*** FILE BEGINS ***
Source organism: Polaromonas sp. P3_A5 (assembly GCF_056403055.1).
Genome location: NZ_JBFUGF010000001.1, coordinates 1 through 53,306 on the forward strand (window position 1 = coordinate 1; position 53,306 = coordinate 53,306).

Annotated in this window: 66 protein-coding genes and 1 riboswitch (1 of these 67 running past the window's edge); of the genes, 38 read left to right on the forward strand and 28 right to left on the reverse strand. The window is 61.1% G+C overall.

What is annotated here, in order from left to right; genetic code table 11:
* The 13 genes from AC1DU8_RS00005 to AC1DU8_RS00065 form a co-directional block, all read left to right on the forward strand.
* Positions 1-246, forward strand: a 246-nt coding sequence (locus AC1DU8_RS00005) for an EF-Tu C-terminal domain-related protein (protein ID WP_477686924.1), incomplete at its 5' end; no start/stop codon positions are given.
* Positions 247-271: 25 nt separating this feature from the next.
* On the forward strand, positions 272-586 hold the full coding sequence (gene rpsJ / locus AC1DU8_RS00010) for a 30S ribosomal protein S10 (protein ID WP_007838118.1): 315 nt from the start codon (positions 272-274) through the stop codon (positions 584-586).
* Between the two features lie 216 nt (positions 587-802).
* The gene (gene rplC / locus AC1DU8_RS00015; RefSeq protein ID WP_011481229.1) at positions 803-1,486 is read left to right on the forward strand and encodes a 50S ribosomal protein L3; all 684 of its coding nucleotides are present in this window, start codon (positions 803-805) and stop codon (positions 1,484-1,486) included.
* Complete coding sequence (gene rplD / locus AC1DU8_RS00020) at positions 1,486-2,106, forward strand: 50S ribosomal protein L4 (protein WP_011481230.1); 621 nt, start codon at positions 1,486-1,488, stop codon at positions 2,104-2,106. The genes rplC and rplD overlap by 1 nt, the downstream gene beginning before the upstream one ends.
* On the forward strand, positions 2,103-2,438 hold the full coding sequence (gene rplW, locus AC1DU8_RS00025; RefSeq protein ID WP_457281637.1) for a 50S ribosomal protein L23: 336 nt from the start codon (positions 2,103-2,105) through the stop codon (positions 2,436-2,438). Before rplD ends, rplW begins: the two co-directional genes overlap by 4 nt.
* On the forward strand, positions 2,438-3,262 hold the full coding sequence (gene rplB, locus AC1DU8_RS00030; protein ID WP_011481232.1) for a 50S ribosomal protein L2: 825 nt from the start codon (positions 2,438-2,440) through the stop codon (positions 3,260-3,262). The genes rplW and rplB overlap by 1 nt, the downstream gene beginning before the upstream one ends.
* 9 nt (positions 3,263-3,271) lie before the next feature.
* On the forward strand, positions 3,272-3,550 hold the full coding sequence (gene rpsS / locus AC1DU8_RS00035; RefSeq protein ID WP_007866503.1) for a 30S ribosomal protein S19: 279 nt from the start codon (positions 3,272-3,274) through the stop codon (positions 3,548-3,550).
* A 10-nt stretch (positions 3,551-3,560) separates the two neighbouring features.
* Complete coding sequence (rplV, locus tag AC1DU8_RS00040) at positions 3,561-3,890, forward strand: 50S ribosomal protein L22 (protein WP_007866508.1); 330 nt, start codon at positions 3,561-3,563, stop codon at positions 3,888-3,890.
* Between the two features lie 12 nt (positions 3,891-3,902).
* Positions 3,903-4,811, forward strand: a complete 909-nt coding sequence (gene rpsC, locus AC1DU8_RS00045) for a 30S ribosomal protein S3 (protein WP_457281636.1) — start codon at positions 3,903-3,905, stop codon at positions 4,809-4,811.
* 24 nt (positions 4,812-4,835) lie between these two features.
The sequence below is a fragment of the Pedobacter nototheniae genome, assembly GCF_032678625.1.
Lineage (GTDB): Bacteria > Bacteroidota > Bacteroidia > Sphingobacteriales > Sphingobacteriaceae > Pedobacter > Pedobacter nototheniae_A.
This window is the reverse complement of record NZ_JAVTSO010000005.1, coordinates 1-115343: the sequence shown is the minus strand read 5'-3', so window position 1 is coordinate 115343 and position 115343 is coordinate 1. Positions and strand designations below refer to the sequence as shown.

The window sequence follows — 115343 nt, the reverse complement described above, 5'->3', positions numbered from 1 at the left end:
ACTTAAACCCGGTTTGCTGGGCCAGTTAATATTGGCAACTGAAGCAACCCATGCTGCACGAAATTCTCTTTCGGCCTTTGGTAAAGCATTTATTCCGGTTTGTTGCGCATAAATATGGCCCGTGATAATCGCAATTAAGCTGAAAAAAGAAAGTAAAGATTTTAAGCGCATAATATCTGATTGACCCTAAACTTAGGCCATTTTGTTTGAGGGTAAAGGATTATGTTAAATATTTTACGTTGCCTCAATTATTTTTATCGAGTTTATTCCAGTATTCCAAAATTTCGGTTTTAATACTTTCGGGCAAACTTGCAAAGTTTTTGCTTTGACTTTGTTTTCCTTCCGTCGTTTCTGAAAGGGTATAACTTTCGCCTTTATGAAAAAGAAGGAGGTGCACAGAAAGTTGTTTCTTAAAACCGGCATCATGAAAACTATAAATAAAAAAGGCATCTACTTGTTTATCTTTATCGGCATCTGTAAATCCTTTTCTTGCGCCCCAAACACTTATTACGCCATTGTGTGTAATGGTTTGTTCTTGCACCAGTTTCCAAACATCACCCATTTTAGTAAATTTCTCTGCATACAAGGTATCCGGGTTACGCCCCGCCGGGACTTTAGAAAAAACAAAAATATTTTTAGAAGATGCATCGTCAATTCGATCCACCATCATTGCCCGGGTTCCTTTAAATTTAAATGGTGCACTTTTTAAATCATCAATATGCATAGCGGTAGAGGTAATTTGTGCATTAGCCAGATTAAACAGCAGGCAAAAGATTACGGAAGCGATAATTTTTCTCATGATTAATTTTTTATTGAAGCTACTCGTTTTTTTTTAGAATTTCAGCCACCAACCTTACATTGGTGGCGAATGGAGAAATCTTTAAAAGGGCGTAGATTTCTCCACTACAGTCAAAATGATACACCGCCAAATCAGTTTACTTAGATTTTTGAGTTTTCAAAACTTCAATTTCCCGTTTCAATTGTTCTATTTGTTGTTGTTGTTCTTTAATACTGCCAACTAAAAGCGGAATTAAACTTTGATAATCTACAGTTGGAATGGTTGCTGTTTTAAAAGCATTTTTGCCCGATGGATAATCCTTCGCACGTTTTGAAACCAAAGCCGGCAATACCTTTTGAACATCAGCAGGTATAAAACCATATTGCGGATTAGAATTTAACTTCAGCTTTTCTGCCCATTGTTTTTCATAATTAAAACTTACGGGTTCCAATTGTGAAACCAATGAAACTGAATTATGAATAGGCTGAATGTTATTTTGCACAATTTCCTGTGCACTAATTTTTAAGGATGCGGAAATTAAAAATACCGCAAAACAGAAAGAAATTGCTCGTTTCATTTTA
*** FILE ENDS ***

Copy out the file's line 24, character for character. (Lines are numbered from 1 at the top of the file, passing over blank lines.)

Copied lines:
The window sequence follows — 115343 nt, the reverse complement described above, 5'->3', positions numbered from 1 at the left end: